When you are moving and looking for houses, there are many things to consider. Is the house in good shape, is the neighborhood nice, and even if it is in a good school district. However, one that slipped my attention is where my kids would get onto the school bus. As we would later find out, it was at the street corner a hundred yards down our street where it intersects a more heavily trafficked (though still sparse compared to many) street. The other street is one of two roads leading to the entrance of a community college. Even this wouldn't have caused me to worry had I thought about it but as it turned out, the bus stops on the opposite side of the street and about 50 yards ahead is a blind hill blocking the view of oncoming traffic of seeing the bus and kids crossing the street to get on the bus. The speed limit was only 25 mph (now 35 mph, see below) and still plenty of room left at that speed to see the bus, react and slow down. However, cars regularly go zipping by at 50 mph and that makes things much tighter in terms of reaction times and stopping distances.
So over the years I have walked with my daughter every day out to the bus stop and have taught her to not only wait for the bus driver to signal her it is clear, but to listen for oncoming traffic. If she hears a car comes, she waits until it crests the hill and gets stopped. For the first couple years, we would have three or four cars a year drive by the stopped schoolbus with its stop arm extended and my daughter and I standing feet away. I tried taking a picture with my cellphone but by the time I got it out, got the app open and it focused, the car was too far for the phone to make out the license plate. I eventually got to the point where if a car seemed like it was going to run the stop sign on the bus, I would whip out my phone and point it at them. This always got them to hit the brakes hard, that is until today.
I've complained to the school bus company (independent contractor hired by the school) trying to get them to switch the route so my daughter can be picked up on our street which has very little traffic at all but haven't gotten any results. Last year our city purchased a "speed car" which takes photos of speeding cars and mails the owners tickets. I volunteered for the car to be parked right in my yard looking up at the blind hill where cars are regularly going 25 mph over the posted speed limit and causing some of this problem. The officer was sympathetic to the situation but for reasons he never would explain, he wouldn't park it there. I got the sense that they wanted to avoid the perception of a "speed trap" with the public. Instead they parked it on the other side of the hill where people can see it a half mile away and slow down while passing it and get back up to speed by the time they crest the hill. In the process of talking with the officer in a followup call, he noted that the speed limit at our intersection going west is 35 mph and going east only 25 mph and that he would correct that. That turned out to make both east and west speed limits 35 mph which has just increased the speed of the traffic.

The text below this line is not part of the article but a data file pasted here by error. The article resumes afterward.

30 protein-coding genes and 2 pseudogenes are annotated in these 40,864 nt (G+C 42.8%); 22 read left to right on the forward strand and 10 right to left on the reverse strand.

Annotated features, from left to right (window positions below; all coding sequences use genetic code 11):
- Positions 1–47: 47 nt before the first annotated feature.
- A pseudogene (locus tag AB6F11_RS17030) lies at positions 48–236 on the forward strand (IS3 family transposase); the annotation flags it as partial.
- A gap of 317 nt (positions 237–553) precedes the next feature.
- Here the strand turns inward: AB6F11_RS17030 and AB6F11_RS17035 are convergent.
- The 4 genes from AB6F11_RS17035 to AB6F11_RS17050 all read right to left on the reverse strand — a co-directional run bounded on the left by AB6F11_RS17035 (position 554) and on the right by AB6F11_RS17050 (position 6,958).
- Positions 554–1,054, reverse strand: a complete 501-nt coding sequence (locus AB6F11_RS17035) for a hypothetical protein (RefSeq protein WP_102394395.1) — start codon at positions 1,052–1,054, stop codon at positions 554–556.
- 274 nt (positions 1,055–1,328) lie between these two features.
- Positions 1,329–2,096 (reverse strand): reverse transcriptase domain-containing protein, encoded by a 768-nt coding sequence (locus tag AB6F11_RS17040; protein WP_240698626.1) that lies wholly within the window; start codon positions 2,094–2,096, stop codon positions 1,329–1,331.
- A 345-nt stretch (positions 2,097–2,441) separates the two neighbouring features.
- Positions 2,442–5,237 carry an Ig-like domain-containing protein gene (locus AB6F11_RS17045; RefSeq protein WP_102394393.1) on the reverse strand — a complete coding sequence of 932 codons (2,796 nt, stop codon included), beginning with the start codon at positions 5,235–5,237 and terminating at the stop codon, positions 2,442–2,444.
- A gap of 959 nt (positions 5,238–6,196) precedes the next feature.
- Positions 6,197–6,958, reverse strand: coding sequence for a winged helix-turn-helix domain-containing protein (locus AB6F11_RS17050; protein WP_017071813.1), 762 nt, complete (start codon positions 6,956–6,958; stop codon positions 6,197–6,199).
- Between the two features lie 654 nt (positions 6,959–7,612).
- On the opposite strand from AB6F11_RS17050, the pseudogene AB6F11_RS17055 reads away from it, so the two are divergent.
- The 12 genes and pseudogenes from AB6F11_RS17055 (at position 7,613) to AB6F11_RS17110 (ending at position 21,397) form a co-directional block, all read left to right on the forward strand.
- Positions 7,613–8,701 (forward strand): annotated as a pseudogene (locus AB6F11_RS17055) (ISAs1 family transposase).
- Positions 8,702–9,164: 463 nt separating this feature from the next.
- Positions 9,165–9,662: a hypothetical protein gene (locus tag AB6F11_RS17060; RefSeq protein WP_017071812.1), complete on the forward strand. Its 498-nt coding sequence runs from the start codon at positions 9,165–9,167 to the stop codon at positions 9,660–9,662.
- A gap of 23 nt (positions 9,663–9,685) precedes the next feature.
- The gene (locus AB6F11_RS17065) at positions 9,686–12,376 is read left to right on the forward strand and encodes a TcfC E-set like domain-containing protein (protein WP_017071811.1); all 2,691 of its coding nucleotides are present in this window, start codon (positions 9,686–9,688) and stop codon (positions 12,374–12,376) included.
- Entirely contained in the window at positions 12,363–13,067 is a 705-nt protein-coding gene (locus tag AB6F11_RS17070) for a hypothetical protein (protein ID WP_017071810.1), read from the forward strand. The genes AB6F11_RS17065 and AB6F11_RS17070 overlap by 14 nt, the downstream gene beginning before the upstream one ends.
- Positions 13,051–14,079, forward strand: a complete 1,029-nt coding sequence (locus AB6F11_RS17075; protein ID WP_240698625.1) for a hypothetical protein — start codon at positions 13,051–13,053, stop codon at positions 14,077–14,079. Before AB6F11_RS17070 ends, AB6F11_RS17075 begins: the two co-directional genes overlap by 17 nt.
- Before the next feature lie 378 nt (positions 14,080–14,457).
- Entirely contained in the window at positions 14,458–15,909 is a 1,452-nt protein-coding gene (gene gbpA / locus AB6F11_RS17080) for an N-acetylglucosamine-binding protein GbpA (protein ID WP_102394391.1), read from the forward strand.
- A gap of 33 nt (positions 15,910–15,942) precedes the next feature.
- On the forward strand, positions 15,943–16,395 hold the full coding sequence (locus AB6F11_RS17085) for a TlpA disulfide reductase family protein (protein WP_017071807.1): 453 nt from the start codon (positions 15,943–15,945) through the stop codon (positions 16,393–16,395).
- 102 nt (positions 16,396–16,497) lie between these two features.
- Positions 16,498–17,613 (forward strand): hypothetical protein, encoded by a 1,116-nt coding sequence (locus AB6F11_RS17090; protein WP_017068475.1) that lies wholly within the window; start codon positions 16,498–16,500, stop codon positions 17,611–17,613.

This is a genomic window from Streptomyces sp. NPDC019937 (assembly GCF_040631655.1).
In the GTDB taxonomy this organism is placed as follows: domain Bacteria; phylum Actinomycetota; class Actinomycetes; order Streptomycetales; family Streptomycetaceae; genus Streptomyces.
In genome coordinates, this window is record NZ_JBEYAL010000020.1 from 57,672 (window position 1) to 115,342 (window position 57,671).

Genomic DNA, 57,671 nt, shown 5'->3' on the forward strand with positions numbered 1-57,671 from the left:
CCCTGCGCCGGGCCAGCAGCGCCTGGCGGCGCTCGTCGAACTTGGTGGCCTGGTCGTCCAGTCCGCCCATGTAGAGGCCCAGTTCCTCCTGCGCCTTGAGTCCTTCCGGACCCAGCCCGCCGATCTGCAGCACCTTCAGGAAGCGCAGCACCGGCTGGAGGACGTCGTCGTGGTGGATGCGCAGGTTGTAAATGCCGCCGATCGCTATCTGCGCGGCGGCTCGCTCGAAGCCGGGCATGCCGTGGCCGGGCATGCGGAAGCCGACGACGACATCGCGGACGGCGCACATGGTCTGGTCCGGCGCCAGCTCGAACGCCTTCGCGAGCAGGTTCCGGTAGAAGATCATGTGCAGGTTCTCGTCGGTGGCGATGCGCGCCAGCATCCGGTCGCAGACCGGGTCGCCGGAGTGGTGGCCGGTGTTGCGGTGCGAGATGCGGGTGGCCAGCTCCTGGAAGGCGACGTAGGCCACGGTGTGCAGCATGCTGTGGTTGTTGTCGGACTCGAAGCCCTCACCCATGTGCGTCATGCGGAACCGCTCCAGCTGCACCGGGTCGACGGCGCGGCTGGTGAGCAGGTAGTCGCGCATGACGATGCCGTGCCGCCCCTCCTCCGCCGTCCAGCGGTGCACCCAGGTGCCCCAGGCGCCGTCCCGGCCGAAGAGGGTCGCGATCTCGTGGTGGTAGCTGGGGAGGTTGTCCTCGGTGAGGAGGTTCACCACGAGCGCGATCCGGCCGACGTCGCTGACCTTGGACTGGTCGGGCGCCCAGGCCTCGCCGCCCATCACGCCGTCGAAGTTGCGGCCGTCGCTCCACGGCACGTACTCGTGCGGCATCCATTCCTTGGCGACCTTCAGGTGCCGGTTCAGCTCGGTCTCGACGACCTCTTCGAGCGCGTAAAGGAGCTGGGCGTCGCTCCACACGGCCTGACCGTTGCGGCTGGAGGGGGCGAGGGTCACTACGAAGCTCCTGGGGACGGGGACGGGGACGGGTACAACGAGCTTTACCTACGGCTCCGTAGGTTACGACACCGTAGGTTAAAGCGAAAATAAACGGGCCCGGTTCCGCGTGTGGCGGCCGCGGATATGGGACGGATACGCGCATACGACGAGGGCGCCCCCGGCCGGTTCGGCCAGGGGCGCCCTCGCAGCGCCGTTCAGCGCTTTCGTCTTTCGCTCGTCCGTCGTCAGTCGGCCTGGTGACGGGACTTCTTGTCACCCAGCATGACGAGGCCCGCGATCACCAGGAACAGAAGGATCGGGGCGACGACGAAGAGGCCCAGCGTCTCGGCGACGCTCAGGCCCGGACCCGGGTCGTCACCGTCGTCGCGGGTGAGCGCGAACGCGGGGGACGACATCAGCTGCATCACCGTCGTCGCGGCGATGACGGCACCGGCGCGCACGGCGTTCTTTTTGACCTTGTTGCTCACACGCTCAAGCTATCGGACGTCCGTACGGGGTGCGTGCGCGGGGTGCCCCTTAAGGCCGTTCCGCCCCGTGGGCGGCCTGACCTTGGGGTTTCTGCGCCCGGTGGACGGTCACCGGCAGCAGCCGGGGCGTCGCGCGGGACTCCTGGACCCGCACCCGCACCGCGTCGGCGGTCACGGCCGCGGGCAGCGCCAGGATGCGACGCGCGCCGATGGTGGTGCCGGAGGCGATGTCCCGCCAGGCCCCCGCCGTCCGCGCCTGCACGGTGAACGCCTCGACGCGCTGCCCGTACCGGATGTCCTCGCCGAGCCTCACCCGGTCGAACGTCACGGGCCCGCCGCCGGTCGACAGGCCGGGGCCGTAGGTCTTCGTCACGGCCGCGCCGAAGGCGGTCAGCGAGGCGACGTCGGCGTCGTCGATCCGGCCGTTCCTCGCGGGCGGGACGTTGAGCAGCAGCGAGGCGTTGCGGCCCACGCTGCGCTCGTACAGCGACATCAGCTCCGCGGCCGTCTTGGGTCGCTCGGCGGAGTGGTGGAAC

So this morning the bus stopped and put out it's stop arm with lights on it and across the front of the bus and my daughter and I were standing eight feet away on the opposite side of the street. We both heard the sound of tires moving across the pavement at a high speed and looked up to the blind hill. A black pickup truck crested and although slowing down wasn't slowing down to the point where I thought he was going to stop. I whipped out my cellphone and pointed it at him and still he kept coming. Fortunately, cellphone technologies have changed. Now even with a lock screen, I can swipe up and get the camera app. Despite working fast, my first photo just barely caught the truck on the way past the bus but clearly showed the stop arm out and the lights on. Unfortunately the license was too blurry to read with certainty. However, I had the presence of mind to click a second picture as the truck sped off that clearly got the truck, make, model and license plate along with just the tail portion of the school bus. Thank god for modern technology with auto focus.
I have called the proper authorities giving them all the pertinent information along with the photos and the driver will be receiving a $400+ fine according to the police for their hurry to save one single minute that it takes for my daughter to get on the school bus. I really hope they learn their lesson.
However, all this has got me to thinking that perhaps it would just be easier if I had some sort of rig that held a Go-Pro camera that took continuous video in the direction I was facing. I don't know if they focus fast or well enough to work in this situation or not but since it would be on all the time, it might get them well before they reach the school bus and perhaps a longer time afterwards while getting the necessary proof in between those times.